Posted in General Interest

Warm Hearts Make the Cold More Bearable

The recent bitterly cold weather has gotten me thinking more lately about those stuck out in the elements, without a warm place to go. I wonder, as I am driving home from work at two o’clock in the morning, “How many of them will die tonight from the cold?”

I recently watched a documentary film called “Invisible Young“, which explores the homeless youth in Seattle, WA. I was surprised that some of the kids became homeless as young as age 13. 😦 The thing that struck me the most about everything else in the film is that when asked what was the hardest part of being homeless, so many of them replied, “Feeling invisible, like we don’t exist. No one meets your eyes when you’re homeless. You just feel like no one even sees you.”

The film, "Invisible Young" by Steven Keller
From https://www.facebook.com/pages/Invisible-Young/169954176370103?id=169954176370103&sk=photos_stream

Homelessness is a HUGE social problem that not many people want to discuss, let alone DO something about. A lot of people don’t know what they CAN do to help, so they do nothing. There are three stereotypical assumptions that most people make about the homeless that are identified in the film:

1) “They have people; That somewhere, there’s a decent family. Maybe there was a falling out, or this teen might have gotten in an argument, didn’t want to give in and so they left decent people.”

2) “They’re choosing this lifestyle.”

3) “They have the skills to go out and get started. I bet you have people, you have resources, you’re just being lazy.”

Sometimes, these things are the case. But not very often. More than likely, the homeless you see are there because of bad life circumstances, abusive situations they were trying to escape, no family or friends to help, job loss due to down-sizing and subsequent foreclosure on their homes…very, very few of them choose to be homeless.

Not many of them “have someone” or “have resources” that will help them. Not many of them start life on the streets addicted to drugs or alcohol, but those things are pervasive in our society’s underbelly and lots of them start using drugs or alcohol once they become homeless to try and escape the horrors of the everyday reality in which they live. The drugs or drinks make them numb to the despair, make it easier to just get through and survive another day.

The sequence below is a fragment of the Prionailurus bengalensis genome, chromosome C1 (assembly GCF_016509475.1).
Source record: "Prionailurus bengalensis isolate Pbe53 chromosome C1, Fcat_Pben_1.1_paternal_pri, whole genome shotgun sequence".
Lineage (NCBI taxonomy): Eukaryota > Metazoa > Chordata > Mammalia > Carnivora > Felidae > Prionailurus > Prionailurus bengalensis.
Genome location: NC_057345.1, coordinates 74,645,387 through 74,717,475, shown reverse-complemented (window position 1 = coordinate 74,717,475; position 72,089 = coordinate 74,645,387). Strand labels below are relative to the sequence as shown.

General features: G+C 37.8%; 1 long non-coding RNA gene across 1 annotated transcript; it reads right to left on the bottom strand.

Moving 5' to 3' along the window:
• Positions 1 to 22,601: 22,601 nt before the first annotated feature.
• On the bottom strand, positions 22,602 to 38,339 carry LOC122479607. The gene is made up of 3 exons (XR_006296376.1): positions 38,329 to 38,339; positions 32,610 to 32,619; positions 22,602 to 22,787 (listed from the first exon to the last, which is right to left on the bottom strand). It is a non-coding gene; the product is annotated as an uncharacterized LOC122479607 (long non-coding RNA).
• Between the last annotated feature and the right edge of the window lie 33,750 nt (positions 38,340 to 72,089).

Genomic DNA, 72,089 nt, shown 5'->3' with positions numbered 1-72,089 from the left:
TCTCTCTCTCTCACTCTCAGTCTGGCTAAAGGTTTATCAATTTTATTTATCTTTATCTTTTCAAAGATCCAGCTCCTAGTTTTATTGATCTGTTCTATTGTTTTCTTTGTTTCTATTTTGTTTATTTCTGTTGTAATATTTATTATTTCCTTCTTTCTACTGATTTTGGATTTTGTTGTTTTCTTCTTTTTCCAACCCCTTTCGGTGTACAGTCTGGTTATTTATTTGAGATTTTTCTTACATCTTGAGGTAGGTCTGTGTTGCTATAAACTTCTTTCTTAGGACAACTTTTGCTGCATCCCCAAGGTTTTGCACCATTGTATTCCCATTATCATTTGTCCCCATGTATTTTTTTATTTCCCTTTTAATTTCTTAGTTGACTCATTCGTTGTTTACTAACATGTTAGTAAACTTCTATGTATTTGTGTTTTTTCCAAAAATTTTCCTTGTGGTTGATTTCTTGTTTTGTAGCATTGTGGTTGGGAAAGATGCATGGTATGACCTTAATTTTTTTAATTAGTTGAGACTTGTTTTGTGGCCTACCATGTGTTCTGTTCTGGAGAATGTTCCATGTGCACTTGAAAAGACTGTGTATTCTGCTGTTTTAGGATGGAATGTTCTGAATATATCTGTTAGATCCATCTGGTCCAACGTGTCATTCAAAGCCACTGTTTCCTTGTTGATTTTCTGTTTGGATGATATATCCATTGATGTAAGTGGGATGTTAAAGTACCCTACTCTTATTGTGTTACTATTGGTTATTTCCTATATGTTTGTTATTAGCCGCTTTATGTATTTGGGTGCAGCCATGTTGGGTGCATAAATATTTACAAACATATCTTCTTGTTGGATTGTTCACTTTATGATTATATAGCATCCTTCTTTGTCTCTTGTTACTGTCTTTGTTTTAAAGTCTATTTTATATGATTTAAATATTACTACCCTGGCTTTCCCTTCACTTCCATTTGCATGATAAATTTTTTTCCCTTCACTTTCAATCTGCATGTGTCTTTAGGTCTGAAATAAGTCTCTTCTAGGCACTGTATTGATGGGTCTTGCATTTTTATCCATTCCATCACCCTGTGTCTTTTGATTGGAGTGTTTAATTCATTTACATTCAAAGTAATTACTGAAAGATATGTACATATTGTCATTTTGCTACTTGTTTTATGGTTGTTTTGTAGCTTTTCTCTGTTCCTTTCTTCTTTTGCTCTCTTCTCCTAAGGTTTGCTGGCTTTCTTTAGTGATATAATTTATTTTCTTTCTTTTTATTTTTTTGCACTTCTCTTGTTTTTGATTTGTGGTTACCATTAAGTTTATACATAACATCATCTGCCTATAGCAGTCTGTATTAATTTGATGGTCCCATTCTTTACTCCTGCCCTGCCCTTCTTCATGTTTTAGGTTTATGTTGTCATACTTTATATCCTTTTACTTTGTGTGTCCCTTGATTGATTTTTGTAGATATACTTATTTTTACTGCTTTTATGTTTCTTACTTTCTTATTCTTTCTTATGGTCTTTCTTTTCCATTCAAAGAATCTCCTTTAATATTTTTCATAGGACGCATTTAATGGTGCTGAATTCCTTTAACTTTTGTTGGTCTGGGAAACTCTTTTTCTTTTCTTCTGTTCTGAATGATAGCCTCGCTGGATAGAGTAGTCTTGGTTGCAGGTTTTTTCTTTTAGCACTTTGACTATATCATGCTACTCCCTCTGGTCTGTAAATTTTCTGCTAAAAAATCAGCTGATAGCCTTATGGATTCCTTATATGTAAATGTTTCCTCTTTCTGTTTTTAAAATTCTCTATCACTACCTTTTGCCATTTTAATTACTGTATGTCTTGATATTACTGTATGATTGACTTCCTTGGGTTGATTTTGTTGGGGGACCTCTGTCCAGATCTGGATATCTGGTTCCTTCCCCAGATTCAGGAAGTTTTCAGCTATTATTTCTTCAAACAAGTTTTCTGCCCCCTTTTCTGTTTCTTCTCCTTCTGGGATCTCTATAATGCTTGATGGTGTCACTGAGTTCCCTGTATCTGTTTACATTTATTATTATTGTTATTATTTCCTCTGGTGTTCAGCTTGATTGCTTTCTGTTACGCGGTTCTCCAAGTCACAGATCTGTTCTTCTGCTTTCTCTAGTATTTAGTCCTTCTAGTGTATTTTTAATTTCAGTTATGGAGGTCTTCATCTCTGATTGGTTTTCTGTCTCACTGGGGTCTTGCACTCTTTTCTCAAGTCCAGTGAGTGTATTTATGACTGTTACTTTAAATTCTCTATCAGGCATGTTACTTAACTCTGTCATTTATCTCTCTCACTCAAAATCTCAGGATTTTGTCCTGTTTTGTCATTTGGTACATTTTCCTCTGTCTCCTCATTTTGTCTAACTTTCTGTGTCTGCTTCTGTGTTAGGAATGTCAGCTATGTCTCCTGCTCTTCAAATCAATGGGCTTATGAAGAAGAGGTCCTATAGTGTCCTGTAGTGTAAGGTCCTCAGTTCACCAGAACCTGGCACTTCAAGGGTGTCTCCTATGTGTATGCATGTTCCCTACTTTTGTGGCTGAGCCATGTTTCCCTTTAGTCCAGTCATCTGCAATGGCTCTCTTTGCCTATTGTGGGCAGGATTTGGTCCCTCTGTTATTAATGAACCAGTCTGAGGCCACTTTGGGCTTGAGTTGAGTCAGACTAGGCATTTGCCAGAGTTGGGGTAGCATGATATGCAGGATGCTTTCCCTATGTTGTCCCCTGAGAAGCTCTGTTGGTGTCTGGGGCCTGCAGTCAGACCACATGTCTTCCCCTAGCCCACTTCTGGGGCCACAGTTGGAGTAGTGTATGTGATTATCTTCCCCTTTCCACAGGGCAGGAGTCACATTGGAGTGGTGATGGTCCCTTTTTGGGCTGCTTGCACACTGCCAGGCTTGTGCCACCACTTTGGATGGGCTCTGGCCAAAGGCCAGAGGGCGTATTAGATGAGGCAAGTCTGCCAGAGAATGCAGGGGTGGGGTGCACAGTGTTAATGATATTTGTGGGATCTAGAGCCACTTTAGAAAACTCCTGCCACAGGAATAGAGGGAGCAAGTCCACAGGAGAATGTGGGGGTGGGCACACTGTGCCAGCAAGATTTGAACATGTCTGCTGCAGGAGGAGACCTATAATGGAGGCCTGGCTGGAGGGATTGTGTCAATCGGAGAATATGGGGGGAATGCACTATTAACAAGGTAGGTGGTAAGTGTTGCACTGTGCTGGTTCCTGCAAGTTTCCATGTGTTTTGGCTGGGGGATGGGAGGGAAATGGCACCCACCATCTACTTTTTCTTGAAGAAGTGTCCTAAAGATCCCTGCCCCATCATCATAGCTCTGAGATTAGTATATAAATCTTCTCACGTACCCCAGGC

Homeless Seeking Help
Image borrowed from http://michiganradio.org/post/bitter-cold-forcing-michigan-homeless-seek-shelter

Now that the Holiday Season is over, people forget about being charitable. They go back to their normal lives, their homes, their jobs. And sadly, the homeless go back to being invisible.

“The National Coaltion for the Homeless estimates that nearly 700 homeless people die of hypothermia each year. In early January, 4 homeless people died of exposure in the San Francisco Bay area, which was gripped by unusually cold temperatures. Last week a homeless man died of hypothermia in Chicago.” ~ Source

Image borrowed from Huffington Post. http://www.huffingtonpost.com/2011/01/23/homeless-struggle-to-stay_n_812850.html
Image borrowed from Huffington Post. http://www.huffingtonpost.com/2011/01/23/homeless-struggle-to-stay_n_812850.html

So what can you DO to help? Look for ways to help locally. Here are some links to get you started:

Homeless Shelter Directory to help you locate resources in your area

Sparesomechange.com will help you find Groups and Organizations that help needy people/those in trouble

Justgive.org lists 35 ways you can help the homeless today!

Contact the National Alliance to end Homelessness to find out more about how you can get involved and make a difference.

* Collect some blankets, coats, buy some hand warmer pads to distribute to those homeless people you can locate.

* Make a big pot of chicken soup or chili and hand it out.

* Donate to local churches or shelters who need extra food for their pantries.

Remember…“Be kind, for everyone you meet is fighting a hard battle.” ~ Ian MacLaren

Warm hearts, like mine, like yours…won’t end the homeless problem right away, but maybe it will make the cold a little more bearable for them.

© 2014, essay, Corina Ravenscraft, illustration, Ursula Vernon All rights reserved